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Journal and News Scan
The Radiological Society of North America debuts its first issue of a focused publication dedicated to cardiothoracic imaging—Radiology: Cardiothoracic Imaging.
The editor is Suhny Abbara, MD, Professor of Radiology and Chief of Cardiothoracic Imaging Division at the University of Texas Southwestern Medical Center in Dallas.
The first issue features an editorial by Abbara and a host of original research involving aortic dissection with 4D flow magnetic resonance imaging, dual-energy cardiac computed tomography to shed light on myocardial late iodine enhancement and extracellular volume quantification, and tissue tracking versus feature tracking for strain measurement on cardiac MR images.
Radiology: Cardiothoracic Imaging is a bimonthly journal available exclusively online. The journal is now accepting manuscript submissions that cover all aspects of cardiac, vascular, and pulmonary imaging.
In 148 patients with type A aortic dissection who underwent emergency total arch replacement, 155 had a conventional elephant trunk procedure (CET, age 65 ± 12 years) and 33 had a frozen elephant trunk procedure (FET, 67 ± 11 years). Early mortality was similar in the two groups (8.7% with CET versus 6.1% with FET). The FET group showed advantages of false lumen thrombosis and aortic remodeling at early follow-up examinations.
Five highlights in the CDC’s most recent Health, United States report, based on data from 1999 to 2017:
- Black patients were more than twice as likely as Asians or Pacific Islanders to die of heart disease in both 1999 and 2017.
- Non-Hispanic whites are the only demographic whose rate of cardiovascular disease declined over the 18-year period.
- Black adults aged 20 and up were by far the most likely group to have hypertension between 2015 and 2016.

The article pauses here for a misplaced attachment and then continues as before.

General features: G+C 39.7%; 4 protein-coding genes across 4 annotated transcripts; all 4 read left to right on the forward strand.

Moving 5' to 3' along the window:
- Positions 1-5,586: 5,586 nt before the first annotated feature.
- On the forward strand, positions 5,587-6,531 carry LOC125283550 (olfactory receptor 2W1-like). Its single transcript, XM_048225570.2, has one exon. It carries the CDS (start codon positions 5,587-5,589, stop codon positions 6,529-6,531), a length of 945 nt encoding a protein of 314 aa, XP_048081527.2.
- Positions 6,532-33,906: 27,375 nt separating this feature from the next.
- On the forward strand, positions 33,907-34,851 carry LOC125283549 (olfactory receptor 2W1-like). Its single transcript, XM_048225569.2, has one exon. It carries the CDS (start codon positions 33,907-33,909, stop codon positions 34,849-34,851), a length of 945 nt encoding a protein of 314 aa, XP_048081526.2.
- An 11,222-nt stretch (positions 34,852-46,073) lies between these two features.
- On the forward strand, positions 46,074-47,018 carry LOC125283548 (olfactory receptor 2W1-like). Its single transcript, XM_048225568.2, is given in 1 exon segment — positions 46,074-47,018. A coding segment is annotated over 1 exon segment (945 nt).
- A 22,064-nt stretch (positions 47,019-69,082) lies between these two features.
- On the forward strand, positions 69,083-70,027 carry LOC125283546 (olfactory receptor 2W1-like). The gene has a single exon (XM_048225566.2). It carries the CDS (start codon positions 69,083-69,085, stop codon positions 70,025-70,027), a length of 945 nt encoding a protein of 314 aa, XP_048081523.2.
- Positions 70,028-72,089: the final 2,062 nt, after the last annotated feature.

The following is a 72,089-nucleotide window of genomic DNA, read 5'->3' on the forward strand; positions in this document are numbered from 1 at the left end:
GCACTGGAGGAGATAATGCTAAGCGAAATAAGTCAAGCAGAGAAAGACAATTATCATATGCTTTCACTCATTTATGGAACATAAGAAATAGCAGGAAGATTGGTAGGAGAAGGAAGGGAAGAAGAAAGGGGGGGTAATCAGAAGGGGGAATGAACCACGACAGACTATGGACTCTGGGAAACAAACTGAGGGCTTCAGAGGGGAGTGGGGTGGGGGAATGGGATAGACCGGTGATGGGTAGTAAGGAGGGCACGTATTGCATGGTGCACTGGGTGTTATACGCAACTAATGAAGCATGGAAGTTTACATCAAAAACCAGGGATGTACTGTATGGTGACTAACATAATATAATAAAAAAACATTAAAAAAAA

- Hispanics and non-Hispanic blacks were most likely to have diabetes and be obese in 2015 and 2016.
- Total cholesterol levels were relatively similar among all demographics between 2015 and 2016.
Rong and colleagues evaluated data from 6,550 adults aged 40 to 75 years participating in the National Health and Nutrition Examination Survey III 1988 to 1994 who had no history of cardiovascular disease or cancer and who were followed for an average of 18 years. They found that participants who never consumed breakfast had an 87% higher risk of cardiovascular disease-specific mortality than those who ate breakfast every day.
The American Association for Thoracic Surgery (AATS), American College of Cardiology (ACC), American Society of Echocardiography (ASE), Society for Cardiovascular Angiography and Interventions (SCAI), and Society of Thoracic Surgeons (STS) published a joint expert consensus and evidence-based recommendations for systems of care related to valvular heart disease with respect to patient outcomes, cost, and cost-effectiveness.
At the Charing Cross Symposium, held April 15 to 18 in London, UK, Professor Fabio Verzini presented the 30-day data from Medtronic's Valiant Navion investigational device exemption study of 100 patients with thoracic aortic aneurysm and penetrating atherosclerotic ulcer. This study showed low rates of perioperative mortality at 2.0% and secondary procedures at 2.0%. The rate of type Ia endoleaks was 1.1% at imaging follow-up after one month.
In this study, researchers from Spain have found that the longitudinal strain of the proximal aorta, as detected by cardiac magnetic resonance, is a risk factor for aortic root dilation rate and aortic events (hazard ratio 1.290, 95% confidence interval 1.123 - 1.481, P<0.001) in patients with Marfan syndrome.
Transcatheter aortic valve is usually implanted via transfemoral or transapical access. Reents and colleagues sought to compare the safety of these two access routes, using a retrospective analysis of their experience. Among more than 1,000 patients, the risk-adjusted short- and long-term mortality and major morbidity rates were similar for both approaches. The authors found that mortality was associated with the risk profile and the institutional experience but not with the access mode itself.
Fukui and colleagues retrospectively compared outcomes for patients who were either smokers (410 patients) or never smokers (256 patients) and who underwent resection for primary lung cancer (stage I to III). The authors evaluated 90-day mortality and respiratory complications, both of which were higher for smokers than for never smokers. Smoking cessation mitigated the increased likelihood of pulmonary complications for smokers, and the odds ratios for complications compared to never smoking patients were lowest for those patients with the longest interval of preoperative smoking cessation (more than 12 months). The authors conclude that smoking cessation is always valuable for lung cancer surgery, but that longer periods of time are more efficacious for reducing pulmonary complications.